Hospital Ward FloraEmily Harrison
The daffodils are wilting in the glass vase and Grandad is tied in tubes. Snaked up worse than before. Wilting too. His body rusting like a car soaked in salty water. He’s been on the ward for a year, since the fall. Breaking an arm and hip. Confined to a bed or occasionally a wheelchair. IV bag dripping away last speckles of now lacklustre life.
The flowers were our ‘thing’. No flowers this time. I’d started to get distracted by my own existence and stopped bringing bouquets to brighten his. I used to fetch them weekly. They gave us something to talk about that didn’t revolve around the probability of oncoming death.
“To the ground I must go,” Grandad would say.
“Maybe not so soon though,” I’d reply.
He’d been a gardener all his life. Mother nature was his first love. And his last. He knew all there was to know about the world of flora. Names, colours, where they grew, how they grew, how to tend to them. But it was always the meaning that he adored the most; what they symbolized. The first bunch I took, wrapped in a bow, were Peonies. Delicate, blush pink petals, thick chopped stems.
“Hints of power, romance and fortune,” he’d say.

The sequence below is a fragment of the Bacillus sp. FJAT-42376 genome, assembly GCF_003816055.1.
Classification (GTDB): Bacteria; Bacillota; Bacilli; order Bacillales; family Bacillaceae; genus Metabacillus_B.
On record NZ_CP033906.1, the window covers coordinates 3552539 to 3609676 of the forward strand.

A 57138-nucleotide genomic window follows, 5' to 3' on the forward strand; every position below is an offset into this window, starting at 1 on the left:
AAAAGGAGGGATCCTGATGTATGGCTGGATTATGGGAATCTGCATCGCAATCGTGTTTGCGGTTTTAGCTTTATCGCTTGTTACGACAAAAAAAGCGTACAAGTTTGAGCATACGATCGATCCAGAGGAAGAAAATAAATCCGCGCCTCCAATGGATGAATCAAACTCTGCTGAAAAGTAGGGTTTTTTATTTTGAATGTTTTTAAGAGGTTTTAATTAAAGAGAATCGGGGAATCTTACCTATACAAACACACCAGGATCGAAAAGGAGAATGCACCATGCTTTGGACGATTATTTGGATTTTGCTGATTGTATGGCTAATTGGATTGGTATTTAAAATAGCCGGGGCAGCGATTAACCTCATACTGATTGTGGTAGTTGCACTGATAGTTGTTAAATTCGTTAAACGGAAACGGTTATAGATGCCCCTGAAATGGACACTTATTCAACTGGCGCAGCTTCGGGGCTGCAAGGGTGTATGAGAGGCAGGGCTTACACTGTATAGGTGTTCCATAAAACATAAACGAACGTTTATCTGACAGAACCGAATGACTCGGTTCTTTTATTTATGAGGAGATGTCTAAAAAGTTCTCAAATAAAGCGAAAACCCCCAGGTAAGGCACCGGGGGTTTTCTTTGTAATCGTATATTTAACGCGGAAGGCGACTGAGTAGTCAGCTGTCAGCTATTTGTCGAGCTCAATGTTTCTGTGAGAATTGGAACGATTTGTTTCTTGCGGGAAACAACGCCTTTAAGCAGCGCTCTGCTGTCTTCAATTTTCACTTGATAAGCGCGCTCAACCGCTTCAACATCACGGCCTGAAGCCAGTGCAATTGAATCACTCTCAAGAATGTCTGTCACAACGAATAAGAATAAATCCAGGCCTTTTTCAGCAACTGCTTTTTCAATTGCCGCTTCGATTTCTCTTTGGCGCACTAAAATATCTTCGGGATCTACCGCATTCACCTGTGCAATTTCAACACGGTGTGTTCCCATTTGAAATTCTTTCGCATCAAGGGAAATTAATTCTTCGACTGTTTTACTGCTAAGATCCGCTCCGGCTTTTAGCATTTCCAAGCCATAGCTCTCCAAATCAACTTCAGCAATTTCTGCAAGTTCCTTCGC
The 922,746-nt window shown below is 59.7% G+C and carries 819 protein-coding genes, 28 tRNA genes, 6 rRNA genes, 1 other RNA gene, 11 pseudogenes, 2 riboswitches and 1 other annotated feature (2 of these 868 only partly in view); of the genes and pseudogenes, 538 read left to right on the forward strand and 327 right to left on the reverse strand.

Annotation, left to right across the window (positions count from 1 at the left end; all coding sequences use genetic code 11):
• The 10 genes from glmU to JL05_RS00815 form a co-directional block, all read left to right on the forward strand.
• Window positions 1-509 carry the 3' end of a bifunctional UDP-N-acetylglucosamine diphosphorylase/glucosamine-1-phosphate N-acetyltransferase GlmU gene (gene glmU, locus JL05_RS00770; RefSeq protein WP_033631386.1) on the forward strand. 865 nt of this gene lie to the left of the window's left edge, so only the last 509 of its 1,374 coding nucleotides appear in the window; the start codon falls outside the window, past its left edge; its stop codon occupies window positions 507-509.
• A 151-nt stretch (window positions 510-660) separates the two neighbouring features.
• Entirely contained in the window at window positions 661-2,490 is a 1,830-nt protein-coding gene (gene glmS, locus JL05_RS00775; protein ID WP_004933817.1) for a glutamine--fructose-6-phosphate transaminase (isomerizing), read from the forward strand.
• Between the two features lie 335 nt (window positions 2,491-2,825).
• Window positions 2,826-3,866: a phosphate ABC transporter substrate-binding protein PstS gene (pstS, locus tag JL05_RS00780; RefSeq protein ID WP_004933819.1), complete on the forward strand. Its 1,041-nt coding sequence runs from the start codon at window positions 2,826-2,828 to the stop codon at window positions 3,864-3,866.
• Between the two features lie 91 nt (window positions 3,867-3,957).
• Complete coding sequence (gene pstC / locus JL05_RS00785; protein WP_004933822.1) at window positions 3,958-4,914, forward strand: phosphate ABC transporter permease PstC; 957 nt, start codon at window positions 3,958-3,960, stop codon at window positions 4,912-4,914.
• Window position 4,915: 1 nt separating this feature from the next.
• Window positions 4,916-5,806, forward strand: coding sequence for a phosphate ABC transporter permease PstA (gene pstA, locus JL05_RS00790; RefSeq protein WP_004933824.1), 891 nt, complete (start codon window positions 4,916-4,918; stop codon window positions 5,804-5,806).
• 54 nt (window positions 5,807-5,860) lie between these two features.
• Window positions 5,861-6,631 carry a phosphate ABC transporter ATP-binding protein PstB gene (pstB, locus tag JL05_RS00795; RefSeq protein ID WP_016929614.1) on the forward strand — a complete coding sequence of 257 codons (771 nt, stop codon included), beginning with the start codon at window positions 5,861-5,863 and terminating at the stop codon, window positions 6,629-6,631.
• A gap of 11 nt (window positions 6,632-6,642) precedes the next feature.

“Expensive,” I’d say, teasing.
Tulips followed. Lush reds and sun yellows, a few dotted white. Thinner stems than the peony. Less support.
“Love, in all its forms,” he’d say, brushing his fingers across them.
“Because I love you,” I’d say, sickly sweet, as though I knew that’s what they meant.
Roses, posies, hyacinths and a potted plant came after that. Lilies, too.
“Peace,” he’d cough, meekly.
“Let’s hope,” I’d mumble.
Four months passed. Then came the daffodils. The final flower. The ones now drooping down under their own weight. Soggy tissue. When I gave him them – only a handful, he wrote down joy and happiness, on the back of a Tesco receipt. Throat too sore. I felt light headed and guilty.
Today, I have none to offer. And nothing to say. There’s a Doctor in the room, scribbling down numbers, responding to the ‘bleep’ machine. Mum’s here. Asking questions. Then it’s time to leave. I look into his milky eyes and wish I’d spoken through our language. Through earth, stems, petals and spectrums of natural light. He can’t speak anymore. Sliding to relapse. Suffering a stroke in his starched bed only last week.
Instead, he opens his bedside draw and hands me a tiny bouquet. Silk. With miniature baby blue heads and a polka dot yellow for the middle. Plastic leaves. Attached a note, ‘you can keep these for eternity,’ to the stem. I don’t ask him what they symbolise, for fear I would turn to tears. In the car home I Google them instead. How they look. That they seem to be wild. The search turns over four million results in less than a second, but it takes me a lifetime to recover.
Grandad’s final flower. Forget me nots.
About the author: A young writer from North Yorkshire, Emily has recently discovered that she actually likes creative writing, despite everything she may have previously said. She can also be found on Twitter @emily__harrison, and apologises in advance for her tweets.
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